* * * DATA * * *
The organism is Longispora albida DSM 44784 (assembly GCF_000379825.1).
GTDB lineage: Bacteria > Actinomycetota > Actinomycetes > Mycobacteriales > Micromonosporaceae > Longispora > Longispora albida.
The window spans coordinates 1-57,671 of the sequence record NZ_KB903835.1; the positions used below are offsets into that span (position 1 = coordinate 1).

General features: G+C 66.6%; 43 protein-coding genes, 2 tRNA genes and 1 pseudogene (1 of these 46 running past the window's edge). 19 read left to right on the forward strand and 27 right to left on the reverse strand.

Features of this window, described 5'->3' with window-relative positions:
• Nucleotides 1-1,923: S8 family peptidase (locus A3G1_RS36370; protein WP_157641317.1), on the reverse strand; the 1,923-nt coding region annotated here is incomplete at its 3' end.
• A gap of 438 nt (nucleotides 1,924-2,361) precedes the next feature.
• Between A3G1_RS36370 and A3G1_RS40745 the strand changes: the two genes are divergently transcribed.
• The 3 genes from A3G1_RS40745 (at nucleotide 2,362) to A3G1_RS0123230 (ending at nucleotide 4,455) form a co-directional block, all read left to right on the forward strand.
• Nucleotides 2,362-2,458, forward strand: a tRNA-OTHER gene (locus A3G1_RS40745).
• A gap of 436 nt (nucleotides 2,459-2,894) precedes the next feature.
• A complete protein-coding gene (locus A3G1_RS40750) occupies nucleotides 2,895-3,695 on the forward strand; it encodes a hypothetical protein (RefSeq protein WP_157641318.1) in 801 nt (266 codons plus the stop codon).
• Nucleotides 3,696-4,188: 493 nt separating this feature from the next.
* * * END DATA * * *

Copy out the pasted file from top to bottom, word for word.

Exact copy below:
The organism is Longispora albida DSM 44784 (assembly GCF_000379825.1).
GTDB lineage: Bacteria > Actinomycetota > Actinomycetes > Mycobacteriales > Micromonosporaceae > Longispora > Longispora albida.
The window spans coordinates 1-57,671 of the sequence record NZ_KB903835.1; the positions used below are offsets into that span (position 1 = coordinate 1).

General features: G+C 66.6%; 43 protein-coding genes, 2 tRNA genes and 1 pseudogene (1 of these 46 running past the window's edge). 19 read left to right on the forward strand and 27 right to left on the reverse strand.

Features of this window, described 5'->3' with window-relative positions:
• Nucleotides 1-1,923: S8 family peptidase (locus A3G1_RS36370; protein WP_157641317.1), on the reverse strand; the 1,923-nt coding region annotated here is incomplete at its 3' end.
• A gap of 438 nt (nucleotides 1,924-2,361) precedes the next feature.
• Between A3G1_RS36370 and A3G1_RS40745 the strand changes: the two genes are divergently transcribed.
• The 3 genes from A3G1_RS40745 (at nucleotide 2,362) to A3G1_RS0123230 (ending at nucleotide 4,455) form a co-directional block, all read left to right on the forward strand.
• Nucleotides 2,362-2,458, forward strand: a tRNA-OTHER gene (locus A3G1_RS40745).
• A gap of 436 nt (nucleotides 2,459-2,894) precedes the next feature.
• A complete protein-coding gene (locus A3G1_RS40750) occupies nucleotides 2,895-3,695 on the forward strand; it encodes a hypothetical protein (RefSeq protein WP_157641318.1) in 801 nt (266 codons plus the stop codon).
• Nucleotides 3,696-4,188: 493 nt separating this feature from the next.